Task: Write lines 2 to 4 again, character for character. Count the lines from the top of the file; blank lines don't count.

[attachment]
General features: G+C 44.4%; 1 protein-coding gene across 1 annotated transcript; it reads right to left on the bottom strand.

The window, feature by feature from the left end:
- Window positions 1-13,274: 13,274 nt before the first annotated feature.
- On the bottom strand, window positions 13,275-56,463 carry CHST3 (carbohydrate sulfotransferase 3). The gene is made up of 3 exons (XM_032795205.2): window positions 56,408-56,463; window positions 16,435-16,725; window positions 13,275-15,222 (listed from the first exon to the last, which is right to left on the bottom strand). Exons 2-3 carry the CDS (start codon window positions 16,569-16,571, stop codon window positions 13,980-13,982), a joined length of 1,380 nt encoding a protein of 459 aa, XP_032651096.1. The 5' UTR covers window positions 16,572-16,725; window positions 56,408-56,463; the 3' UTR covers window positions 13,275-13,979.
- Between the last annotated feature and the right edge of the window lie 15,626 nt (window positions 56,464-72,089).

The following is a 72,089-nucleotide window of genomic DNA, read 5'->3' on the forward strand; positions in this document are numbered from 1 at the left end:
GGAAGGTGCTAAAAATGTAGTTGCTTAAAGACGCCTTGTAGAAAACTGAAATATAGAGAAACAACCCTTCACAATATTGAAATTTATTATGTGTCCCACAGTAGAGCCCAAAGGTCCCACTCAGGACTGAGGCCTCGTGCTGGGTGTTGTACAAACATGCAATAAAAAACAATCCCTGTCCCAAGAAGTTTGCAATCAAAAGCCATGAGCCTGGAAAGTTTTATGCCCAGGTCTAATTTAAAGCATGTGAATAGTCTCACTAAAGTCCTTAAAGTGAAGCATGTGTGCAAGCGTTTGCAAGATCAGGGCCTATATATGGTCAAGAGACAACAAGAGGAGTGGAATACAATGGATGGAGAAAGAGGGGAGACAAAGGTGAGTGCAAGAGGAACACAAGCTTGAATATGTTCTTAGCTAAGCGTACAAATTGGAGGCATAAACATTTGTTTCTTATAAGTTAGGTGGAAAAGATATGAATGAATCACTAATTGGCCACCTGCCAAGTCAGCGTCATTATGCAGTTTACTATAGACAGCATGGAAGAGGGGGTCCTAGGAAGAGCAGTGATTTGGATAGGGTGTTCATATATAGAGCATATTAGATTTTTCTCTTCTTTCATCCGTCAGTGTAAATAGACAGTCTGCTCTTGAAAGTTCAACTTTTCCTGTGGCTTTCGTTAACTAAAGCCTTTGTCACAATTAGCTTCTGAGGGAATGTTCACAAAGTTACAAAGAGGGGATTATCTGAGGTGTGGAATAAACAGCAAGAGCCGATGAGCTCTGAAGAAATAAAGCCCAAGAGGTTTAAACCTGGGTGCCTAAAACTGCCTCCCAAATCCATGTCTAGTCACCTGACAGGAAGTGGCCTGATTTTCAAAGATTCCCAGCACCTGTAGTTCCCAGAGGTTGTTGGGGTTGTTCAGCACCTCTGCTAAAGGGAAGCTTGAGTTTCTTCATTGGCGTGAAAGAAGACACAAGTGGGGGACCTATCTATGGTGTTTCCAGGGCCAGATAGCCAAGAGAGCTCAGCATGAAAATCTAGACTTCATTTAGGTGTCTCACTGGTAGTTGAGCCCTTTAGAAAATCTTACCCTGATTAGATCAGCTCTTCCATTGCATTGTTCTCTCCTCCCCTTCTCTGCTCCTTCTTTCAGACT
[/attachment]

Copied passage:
The window, feature by feature from the left end:
- Window positions 1-13,274: 13,274 nt before the first annotated feature.
- On the bottom strand, window positions 13,275-56,463 carry CHST3 (carbohydrate sulfotransferase 3). The gene is made up of 3 exons (XM_032795205.2): window positions 56,408-56,463; window positions 16,435-16,725; window positions 13,275-15,222 (listed from the first exon to the last, which is right to left on the bottom strand). Exons 2-3 carry the CDS (start codon window positions 16,569-16,571, stop codon window positions 13,980-13,982), a joined length of 1,380 nt encoding a protein of 459 aa, XP_032651096.1. The 5' UTR covers window positions 16,572-16,725; window positions 56,408-56,463; the 3' UTR covers window positions 13,275-13,979.